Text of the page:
When you consider these categories as commodities, yes, but that doesn’t tell the whole story. There are ways to lessen the use of fat, salt and sugar without compromising the budget. We thoughtfully source unprocessed foods to use as ingredients, and then we use them sparingly to tell a distinct story that highlights what is grown regionally.
Or would you say that’s a crutch — that chefs and home cooks can season inexpensively using other ingredients?
There are other ways to think about cooking flavorful foods. We can look to other cooking traditions to find healthy, exciting and delicious preparations that involve relatively inexpensive seasoning ingredients. Chefs and home cooks can choose to work with whole grains, fresh vegetables, and pickled or fermented ingredients to build delicious flavors. We can also rethink the role that protein plays in the daily diet.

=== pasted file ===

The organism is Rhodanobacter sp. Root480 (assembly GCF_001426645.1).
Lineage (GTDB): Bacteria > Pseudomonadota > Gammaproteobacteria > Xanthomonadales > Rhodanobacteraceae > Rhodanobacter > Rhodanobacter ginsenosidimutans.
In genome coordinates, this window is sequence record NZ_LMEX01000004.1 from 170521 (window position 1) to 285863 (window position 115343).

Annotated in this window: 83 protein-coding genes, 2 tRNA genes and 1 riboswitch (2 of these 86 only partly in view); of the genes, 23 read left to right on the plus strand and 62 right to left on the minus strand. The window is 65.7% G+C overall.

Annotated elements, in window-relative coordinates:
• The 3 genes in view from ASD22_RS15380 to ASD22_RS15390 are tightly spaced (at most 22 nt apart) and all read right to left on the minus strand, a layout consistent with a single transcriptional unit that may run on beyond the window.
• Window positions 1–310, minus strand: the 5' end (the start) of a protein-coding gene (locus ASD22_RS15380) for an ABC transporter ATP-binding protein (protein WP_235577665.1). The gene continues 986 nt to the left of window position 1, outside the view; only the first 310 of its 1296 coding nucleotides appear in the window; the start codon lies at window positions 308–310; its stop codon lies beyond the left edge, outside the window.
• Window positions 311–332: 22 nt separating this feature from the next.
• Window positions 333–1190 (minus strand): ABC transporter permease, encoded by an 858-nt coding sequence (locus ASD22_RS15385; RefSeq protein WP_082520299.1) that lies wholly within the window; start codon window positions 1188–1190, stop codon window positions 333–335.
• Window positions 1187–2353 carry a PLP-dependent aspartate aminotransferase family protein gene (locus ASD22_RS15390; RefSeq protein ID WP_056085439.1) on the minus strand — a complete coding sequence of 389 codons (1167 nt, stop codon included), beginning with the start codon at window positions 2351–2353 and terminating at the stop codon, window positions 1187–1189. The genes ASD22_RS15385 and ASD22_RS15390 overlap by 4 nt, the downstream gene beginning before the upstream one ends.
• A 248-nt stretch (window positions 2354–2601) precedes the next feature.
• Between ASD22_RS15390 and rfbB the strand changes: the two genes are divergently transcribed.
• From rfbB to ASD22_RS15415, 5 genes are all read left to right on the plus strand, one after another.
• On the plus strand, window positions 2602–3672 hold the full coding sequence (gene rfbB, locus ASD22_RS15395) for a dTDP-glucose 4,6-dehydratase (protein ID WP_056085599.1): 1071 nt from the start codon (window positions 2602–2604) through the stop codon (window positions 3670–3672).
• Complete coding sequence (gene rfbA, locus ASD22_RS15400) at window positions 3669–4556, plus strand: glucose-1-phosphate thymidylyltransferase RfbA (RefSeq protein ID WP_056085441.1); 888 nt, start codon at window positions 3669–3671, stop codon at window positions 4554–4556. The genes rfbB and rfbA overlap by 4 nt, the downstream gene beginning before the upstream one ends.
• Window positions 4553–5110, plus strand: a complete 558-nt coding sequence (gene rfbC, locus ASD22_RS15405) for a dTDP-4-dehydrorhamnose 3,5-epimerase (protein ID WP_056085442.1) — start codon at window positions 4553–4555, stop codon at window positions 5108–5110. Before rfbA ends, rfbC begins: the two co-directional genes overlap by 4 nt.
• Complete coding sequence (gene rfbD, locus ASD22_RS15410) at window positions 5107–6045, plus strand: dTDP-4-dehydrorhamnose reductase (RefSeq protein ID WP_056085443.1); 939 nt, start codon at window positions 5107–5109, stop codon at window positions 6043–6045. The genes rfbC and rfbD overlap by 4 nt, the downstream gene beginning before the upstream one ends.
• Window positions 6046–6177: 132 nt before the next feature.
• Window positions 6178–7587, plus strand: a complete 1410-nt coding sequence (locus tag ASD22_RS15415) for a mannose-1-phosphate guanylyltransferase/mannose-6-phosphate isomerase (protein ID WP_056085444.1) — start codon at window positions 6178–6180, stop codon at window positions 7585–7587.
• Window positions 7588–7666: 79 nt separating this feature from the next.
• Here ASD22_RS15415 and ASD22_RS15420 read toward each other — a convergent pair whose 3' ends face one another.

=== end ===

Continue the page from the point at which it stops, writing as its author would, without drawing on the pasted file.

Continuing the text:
Is it a function of cooking training? Intense flavor can be coaxed out of other ingredients, but it takes time and some knowledge to too do so, doesn’t it?
Any good cooking takes practice and attention, but it doesn’t have to be complicated. Contemporary American cooking can inspire the way that everyone cooks, and can teach accessible techniques like using light broths, relying on produce that is in season, and avoiding heavy fats.
I found the Gramercy menu pretty accommodating for a dieter, but what if I hadn’t? How willing is the kitchen to alter or change dishes to suit a dieter?
Our goal is to make guests happy and provide a personalized experience, so we are happy to adapt to guests’ dietary requests.
Do you have to worry about weight yourself? If so, how do you manage it personally?
I’m not overly concerned about my weight; I try to eat well and exercise. The biggest dietary vice for me, as with many people in this industry, is eating late at night. It’s a difficult habit to break.
Not everyone can afford to eat at Gramercy Tavern. Where would you go to eat out healthy in New York? How about at a national chain restaurant? Any recommendations?
When I have the chance, I like to have lunch at City Bakery, right down the street. They serve simple foods from the Greenmarket that are satisfying yet healthy.